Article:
Founded by the very young and brilliant Jeff Chen in 2003 in China (under MyIE name), Maxthon became very quickly popular in Asia (awarded last year in Red Herring Asia ) and all over the world. The big difference with other browsers is that Maxthon is based on IE code which makes the software very familiar from the beginning but with a few twists. Unlike IE, it is very fast, safe and very stable and brings a unique browsing experience as it enables you to customize nearly any part of the software. Like Firefox, Maxthon brings tab browsing, embedded RSS and podcast reader (a very cool one), search bar… but without necessity to add any extension.
The key strength of Maxthon is that it enables you to customize totally your browsing experience with extreme simplicity. A few examples: URL shortcuts. Instead of typing a URL or clicking a bookmark (ok it takes less than 2 sec but still) you can set up a URL alias (“2” for instance) and type directly in the URL bar which will lead you to the URL of your choice (eg: your flickr page). You can change easily skins, a wide choice is offered. Mouse gesture is also great just like super drag and drop features to save an image or initiate a search on a given word within web page.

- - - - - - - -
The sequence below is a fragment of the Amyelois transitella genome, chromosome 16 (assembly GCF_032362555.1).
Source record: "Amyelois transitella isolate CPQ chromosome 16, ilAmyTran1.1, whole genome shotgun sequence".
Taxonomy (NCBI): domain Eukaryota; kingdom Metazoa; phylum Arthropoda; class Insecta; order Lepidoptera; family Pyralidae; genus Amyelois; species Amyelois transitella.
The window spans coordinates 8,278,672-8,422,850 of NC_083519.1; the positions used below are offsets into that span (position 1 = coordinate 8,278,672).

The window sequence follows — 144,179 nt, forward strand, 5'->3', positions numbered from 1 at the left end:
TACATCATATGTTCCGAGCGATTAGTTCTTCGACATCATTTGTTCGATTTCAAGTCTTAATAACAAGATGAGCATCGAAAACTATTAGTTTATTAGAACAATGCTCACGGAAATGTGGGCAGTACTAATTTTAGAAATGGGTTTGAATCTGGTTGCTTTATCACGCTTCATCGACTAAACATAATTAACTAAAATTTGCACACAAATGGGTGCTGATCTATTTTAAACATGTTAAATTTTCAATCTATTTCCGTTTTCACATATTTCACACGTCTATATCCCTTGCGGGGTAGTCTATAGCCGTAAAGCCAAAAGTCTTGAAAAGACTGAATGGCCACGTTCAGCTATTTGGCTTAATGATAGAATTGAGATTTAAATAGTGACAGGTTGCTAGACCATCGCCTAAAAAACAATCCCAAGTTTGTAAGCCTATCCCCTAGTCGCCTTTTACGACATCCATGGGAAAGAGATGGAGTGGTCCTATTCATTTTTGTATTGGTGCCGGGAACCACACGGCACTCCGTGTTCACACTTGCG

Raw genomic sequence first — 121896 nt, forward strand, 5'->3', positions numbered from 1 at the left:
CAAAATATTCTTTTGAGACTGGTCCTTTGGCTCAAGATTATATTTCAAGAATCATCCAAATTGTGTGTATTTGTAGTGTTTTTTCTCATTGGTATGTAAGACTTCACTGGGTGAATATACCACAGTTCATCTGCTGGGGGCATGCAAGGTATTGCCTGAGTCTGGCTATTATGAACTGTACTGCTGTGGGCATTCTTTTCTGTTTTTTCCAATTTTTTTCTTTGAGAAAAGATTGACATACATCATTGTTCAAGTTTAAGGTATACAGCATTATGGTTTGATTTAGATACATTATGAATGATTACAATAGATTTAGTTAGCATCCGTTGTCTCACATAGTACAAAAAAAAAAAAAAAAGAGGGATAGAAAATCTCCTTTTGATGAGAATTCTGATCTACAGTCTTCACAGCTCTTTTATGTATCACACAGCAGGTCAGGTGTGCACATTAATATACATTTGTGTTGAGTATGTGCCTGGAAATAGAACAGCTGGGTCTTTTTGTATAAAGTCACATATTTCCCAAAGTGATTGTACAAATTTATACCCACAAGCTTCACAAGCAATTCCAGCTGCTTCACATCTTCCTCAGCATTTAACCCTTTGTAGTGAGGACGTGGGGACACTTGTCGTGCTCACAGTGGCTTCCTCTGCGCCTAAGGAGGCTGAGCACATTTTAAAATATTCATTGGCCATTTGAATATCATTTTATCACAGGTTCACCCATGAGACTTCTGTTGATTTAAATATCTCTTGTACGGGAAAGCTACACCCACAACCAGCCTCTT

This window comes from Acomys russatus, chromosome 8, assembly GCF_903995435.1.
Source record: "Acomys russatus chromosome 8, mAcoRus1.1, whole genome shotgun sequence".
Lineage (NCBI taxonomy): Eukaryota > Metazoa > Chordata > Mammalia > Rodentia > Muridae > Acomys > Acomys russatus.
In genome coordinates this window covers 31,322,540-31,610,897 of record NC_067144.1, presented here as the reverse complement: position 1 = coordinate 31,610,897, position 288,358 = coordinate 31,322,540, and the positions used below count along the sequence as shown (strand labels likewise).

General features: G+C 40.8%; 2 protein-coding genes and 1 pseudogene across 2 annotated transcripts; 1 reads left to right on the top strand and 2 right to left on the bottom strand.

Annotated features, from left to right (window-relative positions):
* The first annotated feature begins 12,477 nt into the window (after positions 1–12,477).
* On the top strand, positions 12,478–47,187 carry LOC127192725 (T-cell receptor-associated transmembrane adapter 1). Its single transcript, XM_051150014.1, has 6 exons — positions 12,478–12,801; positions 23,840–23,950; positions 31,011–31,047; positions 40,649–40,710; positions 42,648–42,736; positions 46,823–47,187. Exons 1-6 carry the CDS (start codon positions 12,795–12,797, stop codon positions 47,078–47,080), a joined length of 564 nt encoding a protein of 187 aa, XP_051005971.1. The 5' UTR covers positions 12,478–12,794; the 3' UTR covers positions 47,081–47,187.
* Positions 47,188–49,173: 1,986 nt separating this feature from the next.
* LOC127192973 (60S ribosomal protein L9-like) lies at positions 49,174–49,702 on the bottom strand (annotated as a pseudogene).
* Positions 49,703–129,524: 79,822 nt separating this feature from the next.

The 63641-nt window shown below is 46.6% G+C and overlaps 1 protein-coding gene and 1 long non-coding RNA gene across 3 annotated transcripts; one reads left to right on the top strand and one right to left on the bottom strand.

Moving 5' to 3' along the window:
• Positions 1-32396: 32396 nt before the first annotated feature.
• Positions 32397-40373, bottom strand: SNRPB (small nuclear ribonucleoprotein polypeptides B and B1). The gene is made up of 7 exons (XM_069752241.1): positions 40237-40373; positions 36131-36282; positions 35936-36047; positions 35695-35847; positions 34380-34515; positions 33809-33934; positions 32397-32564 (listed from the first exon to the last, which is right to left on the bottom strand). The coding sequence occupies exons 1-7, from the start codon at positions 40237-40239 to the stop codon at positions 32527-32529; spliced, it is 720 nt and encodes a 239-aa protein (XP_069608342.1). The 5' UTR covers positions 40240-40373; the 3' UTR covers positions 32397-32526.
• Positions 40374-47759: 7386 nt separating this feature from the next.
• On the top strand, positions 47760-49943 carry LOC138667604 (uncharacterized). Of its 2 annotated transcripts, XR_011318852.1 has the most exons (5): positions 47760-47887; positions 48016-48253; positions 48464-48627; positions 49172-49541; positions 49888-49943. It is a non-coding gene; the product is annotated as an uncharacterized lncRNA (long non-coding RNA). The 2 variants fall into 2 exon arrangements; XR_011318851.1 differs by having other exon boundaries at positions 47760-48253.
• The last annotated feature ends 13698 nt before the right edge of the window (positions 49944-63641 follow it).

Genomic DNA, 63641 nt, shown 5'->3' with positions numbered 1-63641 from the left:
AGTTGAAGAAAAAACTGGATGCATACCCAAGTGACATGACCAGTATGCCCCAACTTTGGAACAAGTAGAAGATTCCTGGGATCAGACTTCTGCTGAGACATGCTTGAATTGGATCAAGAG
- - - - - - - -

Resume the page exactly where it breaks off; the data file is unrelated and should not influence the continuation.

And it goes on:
There are too many features to cover them all here. I believe you should play with it first (tip: use your right click nearly anywhere). All those I know who tried it loved it. It sounds maybe too much like FireFox in some way but again it is not. To better understand the pros of Maxthon read this article from Internet Week.
Maxthon 2.0 exclusive screenshots
We could get exclusive intial screenshots and news on next 2.0 version to come up soon. I believe Maxthon will become even better. They are building right now a better interface with greater possibilities of customization, data sharing, multi window browsing, cool blogging features and many other things kept secret for now.
Beyond a good product and critical size, Maxthon has great assets for success: first a great team including Netanel Jacobsson as SVP Bus. Development (ex AOL/ICQ guy). Second, strong shareholders including Morten Lund (a Skype early stage investor) and WI Harper.
Maxthon is not yet very popular in the US, but i bet it’ll change soon.
Now let’s see if this post can generate a debate just as hot as the one from the original post in TechCrunch France :)